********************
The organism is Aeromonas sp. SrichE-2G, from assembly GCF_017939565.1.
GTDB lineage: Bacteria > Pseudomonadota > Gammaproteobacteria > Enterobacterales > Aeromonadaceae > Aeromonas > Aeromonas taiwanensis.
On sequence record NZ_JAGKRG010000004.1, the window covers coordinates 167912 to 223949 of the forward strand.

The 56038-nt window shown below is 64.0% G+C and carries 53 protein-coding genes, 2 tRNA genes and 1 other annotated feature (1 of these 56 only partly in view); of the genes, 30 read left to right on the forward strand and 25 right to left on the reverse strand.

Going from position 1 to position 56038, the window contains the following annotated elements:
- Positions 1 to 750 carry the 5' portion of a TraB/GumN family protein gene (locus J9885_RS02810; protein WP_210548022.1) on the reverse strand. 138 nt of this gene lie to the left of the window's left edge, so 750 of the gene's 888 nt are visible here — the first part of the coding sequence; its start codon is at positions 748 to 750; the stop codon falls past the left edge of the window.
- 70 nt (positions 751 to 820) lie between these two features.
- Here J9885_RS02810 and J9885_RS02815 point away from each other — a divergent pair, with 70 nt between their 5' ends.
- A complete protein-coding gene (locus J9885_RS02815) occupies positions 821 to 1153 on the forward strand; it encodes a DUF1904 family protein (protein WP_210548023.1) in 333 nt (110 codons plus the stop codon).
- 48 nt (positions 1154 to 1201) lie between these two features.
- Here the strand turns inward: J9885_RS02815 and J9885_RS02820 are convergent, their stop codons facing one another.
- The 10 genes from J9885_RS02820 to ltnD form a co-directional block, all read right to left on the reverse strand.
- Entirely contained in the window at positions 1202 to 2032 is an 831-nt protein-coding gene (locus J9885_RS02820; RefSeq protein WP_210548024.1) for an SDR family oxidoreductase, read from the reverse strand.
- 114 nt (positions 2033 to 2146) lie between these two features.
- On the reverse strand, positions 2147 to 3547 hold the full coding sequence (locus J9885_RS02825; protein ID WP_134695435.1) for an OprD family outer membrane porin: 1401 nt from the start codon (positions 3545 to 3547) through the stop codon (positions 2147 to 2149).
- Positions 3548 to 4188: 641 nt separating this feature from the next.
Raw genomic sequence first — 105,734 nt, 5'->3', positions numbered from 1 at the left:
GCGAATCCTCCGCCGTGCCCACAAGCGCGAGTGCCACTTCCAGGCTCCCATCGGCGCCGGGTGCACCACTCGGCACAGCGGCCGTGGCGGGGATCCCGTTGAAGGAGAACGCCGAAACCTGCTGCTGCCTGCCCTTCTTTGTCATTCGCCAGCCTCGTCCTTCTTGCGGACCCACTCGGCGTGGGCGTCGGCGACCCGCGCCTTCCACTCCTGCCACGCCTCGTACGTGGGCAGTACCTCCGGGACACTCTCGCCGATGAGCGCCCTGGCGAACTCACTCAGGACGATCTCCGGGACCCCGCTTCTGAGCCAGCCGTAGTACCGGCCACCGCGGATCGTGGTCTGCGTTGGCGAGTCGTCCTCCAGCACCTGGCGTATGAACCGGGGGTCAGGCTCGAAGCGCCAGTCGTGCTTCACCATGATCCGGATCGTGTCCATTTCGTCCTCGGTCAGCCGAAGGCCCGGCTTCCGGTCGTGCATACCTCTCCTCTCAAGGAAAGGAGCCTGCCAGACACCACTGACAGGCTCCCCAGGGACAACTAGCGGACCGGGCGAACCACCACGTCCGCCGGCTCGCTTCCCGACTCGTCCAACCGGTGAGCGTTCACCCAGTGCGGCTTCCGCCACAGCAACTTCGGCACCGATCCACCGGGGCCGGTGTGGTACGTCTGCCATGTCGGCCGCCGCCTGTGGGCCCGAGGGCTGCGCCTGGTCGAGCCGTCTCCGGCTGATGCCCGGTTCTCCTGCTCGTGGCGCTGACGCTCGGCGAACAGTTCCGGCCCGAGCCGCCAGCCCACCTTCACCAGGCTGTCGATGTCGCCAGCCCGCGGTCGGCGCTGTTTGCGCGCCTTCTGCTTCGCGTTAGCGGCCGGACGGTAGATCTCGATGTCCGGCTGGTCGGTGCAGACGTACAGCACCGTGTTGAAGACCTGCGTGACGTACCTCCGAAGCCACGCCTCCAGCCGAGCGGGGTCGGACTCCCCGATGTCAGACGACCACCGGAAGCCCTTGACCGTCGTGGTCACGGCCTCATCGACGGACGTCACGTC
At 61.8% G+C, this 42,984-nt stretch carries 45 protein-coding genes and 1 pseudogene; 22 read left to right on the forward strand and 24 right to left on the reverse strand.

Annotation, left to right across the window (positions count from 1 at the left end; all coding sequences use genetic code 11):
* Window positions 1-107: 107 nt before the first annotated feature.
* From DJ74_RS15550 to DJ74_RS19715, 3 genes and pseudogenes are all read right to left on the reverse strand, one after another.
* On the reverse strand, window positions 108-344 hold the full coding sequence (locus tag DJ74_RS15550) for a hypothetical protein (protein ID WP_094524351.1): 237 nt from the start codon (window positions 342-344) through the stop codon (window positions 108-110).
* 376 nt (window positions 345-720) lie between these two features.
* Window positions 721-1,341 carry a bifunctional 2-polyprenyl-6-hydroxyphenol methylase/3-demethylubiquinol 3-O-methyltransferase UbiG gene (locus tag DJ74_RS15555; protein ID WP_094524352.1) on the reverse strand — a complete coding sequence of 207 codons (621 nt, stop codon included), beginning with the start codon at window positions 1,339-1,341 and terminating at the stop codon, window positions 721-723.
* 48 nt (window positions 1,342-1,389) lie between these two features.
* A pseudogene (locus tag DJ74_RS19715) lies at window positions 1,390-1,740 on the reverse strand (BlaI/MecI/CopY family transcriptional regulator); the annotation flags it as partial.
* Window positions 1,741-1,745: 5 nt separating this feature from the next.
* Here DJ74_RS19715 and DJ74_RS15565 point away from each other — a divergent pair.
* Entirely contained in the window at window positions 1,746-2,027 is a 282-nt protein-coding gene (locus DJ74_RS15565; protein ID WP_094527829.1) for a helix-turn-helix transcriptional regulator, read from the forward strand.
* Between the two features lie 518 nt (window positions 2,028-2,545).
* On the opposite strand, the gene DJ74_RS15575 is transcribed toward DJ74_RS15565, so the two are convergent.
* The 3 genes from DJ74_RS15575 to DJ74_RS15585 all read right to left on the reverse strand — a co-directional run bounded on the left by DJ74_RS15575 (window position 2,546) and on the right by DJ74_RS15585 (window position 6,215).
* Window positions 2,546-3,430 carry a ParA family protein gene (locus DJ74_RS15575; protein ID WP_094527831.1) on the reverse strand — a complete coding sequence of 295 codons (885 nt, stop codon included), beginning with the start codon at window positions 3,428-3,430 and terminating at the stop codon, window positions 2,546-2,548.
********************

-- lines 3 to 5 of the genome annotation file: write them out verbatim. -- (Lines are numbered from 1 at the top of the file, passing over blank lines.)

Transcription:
On sequence record NZ_JAGKRG010000004.1, the window covers coordinates 167912 to 223949 of the forward strand.

The 56038-nt window shown below is 64.0% G+C and carries 53 protein-coding genes, 2 tRNA genes and 1 other annotated feature (1 of these 56 only partly in view); of the genes, 30 read left to right on the forward strand and 25 right to left on the reverse strand.

Going from position 1 to position 56038, the window contains the following annotated elements: